Banned Books Week officials report less censorship

— As the American Library Assn. marks its 21st annual Banned Books Week, the organization is running low on actual bans to report.

The number of times a book was removed from school reading lists or libraries dropped to an estimated 20-25 last year, far below the estimated 200 or higher of the early 1980s, when the ALA started its program.

"A lot of people now know that unless they need to speak up and join in the fray, otherwise, someone else will control what they have access to," Judith Krug, director of the ALA's Office for Intellectual Freedom, said Tuesday.

"And the Internet has become more important for people who used to complain about books in schools. I think that's where a lot of their energies are going," she said.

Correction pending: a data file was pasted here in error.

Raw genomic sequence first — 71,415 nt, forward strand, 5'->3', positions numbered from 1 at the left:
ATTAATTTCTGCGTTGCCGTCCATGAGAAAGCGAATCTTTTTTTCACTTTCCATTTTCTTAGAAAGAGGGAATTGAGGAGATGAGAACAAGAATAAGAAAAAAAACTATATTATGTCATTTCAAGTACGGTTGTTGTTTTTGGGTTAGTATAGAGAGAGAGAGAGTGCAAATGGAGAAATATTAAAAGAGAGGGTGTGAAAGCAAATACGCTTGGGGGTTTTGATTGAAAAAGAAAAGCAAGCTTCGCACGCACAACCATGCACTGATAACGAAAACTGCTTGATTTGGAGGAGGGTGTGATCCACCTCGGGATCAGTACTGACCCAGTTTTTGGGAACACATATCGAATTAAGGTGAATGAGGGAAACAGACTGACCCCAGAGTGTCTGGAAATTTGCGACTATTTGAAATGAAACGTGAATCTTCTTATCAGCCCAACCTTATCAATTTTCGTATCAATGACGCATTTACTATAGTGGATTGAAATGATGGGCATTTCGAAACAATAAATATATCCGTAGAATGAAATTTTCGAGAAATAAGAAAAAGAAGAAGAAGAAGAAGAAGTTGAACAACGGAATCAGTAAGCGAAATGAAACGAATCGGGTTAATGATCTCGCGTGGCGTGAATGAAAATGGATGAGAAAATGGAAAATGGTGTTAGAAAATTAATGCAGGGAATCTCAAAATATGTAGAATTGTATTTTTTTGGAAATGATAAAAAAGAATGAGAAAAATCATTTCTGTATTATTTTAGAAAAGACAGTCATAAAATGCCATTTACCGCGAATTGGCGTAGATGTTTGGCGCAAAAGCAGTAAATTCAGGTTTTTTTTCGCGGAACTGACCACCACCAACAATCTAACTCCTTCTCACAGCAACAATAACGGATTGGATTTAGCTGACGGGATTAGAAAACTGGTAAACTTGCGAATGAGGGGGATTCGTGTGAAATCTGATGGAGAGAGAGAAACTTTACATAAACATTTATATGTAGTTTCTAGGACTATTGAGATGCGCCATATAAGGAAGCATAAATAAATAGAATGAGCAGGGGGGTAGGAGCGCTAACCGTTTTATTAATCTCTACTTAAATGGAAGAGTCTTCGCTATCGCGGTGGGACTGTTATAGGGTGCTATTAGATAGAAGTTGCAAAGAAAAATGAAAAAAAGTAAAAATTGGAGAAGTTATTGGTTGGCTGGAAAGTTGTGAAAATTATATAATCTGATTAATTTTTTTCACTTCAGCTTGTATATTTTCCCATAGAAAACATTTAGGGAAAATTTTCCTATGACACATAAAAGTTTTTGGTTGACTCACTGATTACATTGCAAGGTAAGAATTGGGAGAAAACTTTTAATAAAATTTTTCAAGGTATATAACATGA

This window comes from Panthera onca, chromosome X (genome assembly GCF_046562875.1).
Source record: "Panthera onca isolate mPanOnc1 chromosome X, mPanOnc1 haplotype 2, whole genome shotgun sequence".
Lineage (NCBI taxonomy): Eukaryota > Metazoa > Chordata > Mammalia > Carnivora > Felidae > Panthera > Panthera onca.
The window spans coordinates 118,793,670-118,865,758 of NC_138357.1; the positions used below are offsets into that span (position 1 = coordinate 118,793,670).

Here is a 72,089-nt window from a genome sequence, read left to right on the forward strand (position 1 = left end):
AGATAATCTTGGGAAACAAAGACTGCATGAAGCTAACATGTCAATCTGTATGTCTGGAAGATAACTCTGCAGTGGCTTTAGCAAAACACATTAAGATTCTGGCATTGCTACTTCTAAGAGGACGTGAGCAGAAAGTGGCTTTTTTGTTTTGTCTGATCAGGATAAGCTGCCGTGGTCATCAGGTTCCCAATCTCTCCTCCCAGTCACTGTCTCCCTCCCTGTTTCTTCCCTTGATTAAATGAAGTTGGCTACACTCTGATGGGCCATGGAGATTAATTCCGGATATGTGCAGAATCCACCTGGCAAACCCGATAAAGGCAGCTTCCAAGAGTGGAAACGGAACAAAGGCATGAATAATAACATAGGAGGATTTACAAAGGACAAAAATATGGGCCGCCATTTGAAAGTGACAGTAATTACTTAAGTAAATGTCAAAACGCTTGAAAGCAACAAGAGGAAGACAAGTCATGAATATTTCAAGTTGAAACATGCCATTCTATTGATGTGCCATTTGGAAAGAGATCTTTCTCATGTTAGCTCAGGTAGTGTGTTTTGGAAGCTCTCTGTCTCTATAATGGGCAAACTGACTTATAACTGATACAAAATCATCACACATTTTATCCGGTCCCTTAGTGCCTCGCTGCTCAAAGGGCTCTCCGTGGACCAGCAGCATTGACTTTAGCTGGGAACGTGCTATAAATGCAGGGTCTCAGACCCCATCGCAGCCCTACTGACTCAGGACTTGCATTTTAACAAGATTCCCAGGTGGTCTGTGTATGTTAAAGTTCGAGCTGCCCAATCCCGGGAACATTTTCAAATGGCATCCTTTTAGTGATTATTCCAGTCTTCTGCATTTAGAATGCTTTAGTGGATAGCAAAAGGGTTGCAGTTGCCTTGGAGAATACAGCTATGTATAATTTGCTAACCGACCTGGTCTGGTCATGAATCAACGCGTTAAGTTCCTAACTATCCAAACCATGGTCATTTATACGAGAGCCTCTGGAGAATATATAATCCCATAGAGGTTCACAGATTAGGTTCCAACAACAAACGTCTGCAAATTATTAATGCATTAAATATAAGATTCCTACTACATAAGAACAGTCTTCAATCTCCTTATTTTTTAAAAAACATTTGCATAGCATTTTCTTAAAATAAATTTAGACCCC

Every year, the ALA dedicates a week to highlighting works challenged as inappropriate for schools and libraries. The ALA defines a "challenge" as a formal, written complaint filed (usually by a parent) with a library or school.

The ALA reported 448 challenges in 2001, compared to more than 900 in 1981. Krug says for every complaint the ALA learns about, there are likely four or five others.

The books most often criticized have varied little in recent years. The Harry Potter series, which some Christians have attacked for its themes of wizardry and magic, tops this year's list. Also included are such longtime targets as J.D. Salinger's "The Catcher in the Rye" and John Steinbeck's "Of Mice and Men," both cited for "offensive language," and Maya Angelou's "I Know Why the Caged Bird Sings," for language, racism and sexual content.

Banned Books Week ends Saturday.

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